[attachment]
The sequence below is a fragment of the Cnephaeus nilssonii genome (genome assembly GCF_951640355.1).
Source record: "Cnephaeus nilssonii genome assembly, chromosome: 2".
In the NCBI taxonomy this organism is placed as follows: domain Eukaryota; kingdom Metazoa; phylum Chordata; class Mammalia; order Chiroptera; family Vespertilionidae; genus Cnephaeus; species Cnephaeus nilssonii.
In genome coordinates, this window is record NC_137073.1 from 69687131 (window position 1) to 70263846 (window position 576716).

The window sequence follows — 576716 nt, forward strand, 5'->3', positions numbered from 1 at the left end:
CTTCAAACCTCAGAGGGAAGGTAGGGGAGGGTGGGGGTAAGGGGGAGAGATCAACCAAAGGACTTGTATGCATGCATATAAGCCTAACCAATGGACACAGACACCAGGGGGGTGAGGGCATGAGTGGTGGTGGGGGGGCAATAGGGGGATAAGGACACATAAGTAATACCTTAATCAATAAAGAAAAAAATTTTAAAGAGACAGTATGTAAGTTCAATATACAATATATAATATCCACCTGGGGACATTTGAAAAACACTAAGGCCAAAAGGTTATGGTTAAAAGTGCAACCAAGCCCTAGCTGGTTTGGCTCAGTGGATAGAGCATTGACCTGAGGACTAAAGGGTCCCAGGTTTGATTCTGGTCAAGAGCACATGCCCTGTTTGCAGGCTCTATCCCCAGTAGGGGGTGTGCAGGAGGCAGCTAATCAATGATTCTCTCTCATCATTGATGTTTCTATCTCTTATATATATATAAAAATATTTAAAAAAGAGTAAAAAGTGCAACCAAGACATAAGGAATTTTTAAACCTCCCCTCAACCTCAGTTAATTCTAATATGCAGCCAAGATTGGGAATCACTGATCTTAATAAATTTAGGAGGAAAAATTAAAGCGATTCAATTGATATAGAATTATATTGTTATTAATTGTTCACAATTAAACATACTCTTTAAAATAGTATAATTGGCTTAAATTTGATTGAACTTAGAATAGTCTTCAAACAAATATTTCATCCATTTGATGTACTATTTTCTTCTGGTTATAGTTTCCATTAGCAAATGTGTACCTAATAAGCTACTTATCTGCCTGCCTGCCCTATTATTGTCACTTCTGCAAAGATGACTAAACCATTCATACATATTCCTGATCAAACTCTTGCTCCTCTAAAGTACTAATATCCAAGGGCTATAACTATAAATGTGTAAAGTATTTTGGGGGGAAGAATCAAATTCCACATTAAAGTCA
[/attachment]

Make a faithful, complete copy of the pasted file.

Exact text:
The sequence below is a fragment of the Cnephaeus nilssonii genome (genome assembly GCF_951640355.1).
Source record: "Cnephaeus nilssonii genome assembly, chromosome: 2".
In the NCBI taxonomy this organism is placed as follows: domain Eukaryota; kingdom Metazoa; phylum Chordata; class Mammalia; order Chiroptera; family Vespertilionidae; genus Cnephaeus; species Cnephaeus nilssonii.
In genome coordinates, this window is record NC_137073.1 from 69687131 (window position 1) to 70263846 (window position 576716).

The window sequence follows — 576716 nt, forward strand, 5'->3', positions numbered from 1 at the left end:
CTTCAAACCTCAGAGGGAAGGTAGGGGAGGGTGGGGGTAAGGGGGAGAGATCAACCAAAGGACTTGTATGCATGCATATAAGCCTAACCAATGGACACAGACACCAGGGGGGTGAGGGCATGAGTGGTGGTGGGGGGGCAATAGGGGGATAAGGACACATAAGTAATACCTTAATCAATAAAGAAAAAAATTTTAAAGAGACAGTATGTAAGTTCAATATACAATATATAATATCCACCTGGGGACATTTGAAAAACACTAAGGCCAAAAGGTTATGGTTAAAAGTGCAACCAAGCCCTAGCTGGTTTGGCTCAGTGGATAGAGCATTGACCTGAGGACTAAAGGGTCCCAGGTTTGATTCTGGTCAAGAGCACATGCCCTGTTTGCAGGCTCTATCCCCAGTAGGGGGTGTGCAGGAGGCAGCTAATCAATGATTCTCTCTCATCATTGATGTTTCTATCTCTTATATATATATAAAAATATTTAAAAAAGAGTAAAAAGTGCAACCAAGACATAAGGAATTTTTAAACCTCCCCTCAACCTCAGTTAATTCTAATATGCAGCCAAGATTGGGAATCACTGATCTTAATAAATTTAGGAGGAAAAATTAAAGCGATTCAATTGATATAGAATTATATTGTTATTAATTGTTCACAATTAAACATACTCTTTAAAATAGTATAATTGGCTTAAATTTGATTGAACTTAGAATAGTCTTCAAACAAATATTTCATCCATTTGATGTACTATTTTCTTCTGGTTATAGTTTCCATTAGCAAATGTGTACCTAATAAGCTACTTATCTGCCTGCCTGCCCTATTATTGTCACTTCTGCAAAGATGACTAAACCATTCATACATATTCCTGATCAAACTCTTGCTCCTCTAAAGTACTAATATCCAAGGGCTATAACTATAAATGTGTAAAGTATTTTGGGGGGAAGAATCAAATTCCACATTAAAGTCA